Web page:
After an offense-heavy first half, the Kings played excellent defense in the second to come out with the 139-114 win and the 3-2 record on their 5-game home stand.
Sacramento held Houston to 48 points in the second half. Off that defense, they were able to muster 21 fast break points.
Jalen Green had 27 for Houston, but he had just 2 in the second half. Third overall pick Jabari Smith Jr. managed 18 in the second half, though, and finished with 27 points and 8 rebounds. And Alperen Sengun posted 14 points, 6 rebounds, and 7 assists, but other guys struggled, including Kenyon Martin Jr., who shot well on Wednesday.
In addition to Sac’s defense, their offense was great, too. The Kings assisted 34 of 47 made field goals (.723 assist%), shot over 54% from the field, and hit half of their 40 three-point attempts.
Domantas Sabonis got his fourth triple-double of the season with 19 points, 15 rebounds, and a career-high 16 assists. Harrison Barnes had another hot night, scoring 27 on 5 of 8 from deep with 7 boards and 3 assists. A steady impact, De’Aaron Fox put up 24 points with 5 rebounds and 5 assists. Terence Davis had the offense going, dropping 22 with 6 rebounds. And off the bench, Malik Monk scored 15 and Trey Lyles put up 13 with 5 boards.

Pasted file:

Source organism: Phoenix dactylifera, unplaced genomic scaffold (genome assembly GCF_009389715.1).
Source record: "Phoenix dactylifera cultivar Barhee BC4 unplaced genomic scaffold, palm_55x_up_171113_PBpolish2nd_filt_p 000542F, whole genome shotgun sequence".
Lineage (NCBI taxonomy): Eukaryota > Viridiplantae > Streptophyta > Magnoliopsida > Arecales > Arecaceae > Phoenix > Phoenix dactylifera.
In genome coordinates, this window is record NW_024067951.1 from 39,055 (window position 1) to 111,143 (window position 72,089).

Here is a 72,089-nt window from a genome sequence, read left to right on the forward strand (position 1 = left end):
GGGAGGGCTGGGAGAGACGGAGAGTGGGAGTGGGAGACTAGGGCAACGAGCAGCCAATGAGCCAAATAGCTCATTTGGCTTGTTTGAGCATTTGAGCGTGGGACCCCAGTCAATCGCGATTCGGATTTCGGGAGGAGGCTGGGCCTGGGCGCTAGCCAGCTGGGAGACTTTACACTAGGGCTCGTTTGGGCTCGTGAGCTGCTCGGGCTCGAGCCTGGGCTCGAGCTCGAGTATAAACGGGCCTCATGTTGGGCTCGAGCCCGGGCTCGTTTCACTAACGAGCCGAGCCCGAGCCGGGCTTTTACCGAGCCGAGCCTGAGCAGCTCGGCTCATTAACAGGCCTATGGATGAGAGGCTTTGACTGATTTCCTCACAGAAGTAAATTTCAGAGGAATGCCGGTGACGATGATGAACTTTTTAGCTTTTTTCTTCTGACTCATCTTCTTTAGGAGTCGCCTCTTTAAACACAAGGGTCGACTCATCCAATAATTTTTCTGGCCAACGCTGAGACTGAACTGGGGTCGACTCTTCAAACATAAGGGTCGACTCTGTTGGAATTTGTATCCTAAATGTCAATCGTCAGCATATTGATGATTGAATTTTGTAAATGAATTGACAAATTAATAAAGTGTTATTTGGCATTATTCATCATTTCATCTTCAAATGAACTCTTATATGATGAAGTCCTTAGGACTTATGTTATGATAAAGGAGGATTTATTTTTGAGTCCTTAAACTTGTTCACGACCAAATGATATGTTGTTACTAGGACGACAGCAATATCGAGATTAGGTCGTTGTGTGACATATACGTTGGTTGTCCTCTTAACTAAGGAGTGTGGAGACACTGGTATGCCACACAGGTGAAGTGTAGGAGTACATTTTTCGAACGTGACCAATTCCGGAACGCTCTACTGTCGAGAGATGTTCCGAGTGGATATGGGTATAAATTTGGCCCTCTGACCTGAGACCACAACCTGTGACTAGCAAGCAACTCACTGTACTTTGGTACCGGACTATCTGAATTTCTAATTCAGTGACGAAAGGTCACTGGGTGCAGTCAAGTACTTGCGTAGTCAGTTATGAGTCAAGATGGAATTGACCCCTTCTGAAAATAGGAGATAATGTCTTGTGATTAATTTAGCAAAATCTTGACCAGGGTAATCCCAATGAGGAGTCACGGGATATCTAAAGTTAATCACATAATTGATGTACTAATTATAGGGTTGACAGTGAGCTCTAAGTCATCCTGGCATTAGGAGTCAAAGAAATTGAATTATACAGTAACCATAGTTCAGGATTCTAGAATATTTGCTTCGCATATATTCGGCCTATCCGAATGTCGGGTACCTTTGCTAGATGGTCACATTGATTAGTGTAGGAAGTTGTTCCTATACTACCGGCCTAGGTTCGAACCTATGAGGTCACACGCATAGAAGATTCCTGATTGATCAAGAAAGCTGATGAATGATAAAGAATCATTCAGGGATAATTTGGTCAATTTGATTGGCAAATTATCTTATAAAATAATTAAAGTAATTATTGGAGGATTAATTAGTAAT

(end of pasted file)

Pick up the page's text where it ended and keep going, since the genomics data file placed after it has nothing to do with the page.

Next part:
After beginning the home stand 0-2, the Kings did what they had to do in the final three to come out with a winning stretch. And on the topic of the number five, Sacramento is finally 5 games above the .500 mark for the first time since 2006.
It was all offense in the first. De’Aaron Fox was off to a hot start, allowing for an early lead as the offense pushed it. Sacramento was producing a lot in the paint and getting second chance opportunities early, but Houston was getting inside, too (14 paint points), and making trips to the line (13), getting second opportunities in their own right. Even as they kept up near the rim and got a lead, Malik Monk hit three straight three’s to give his team a 36-32 lead after one.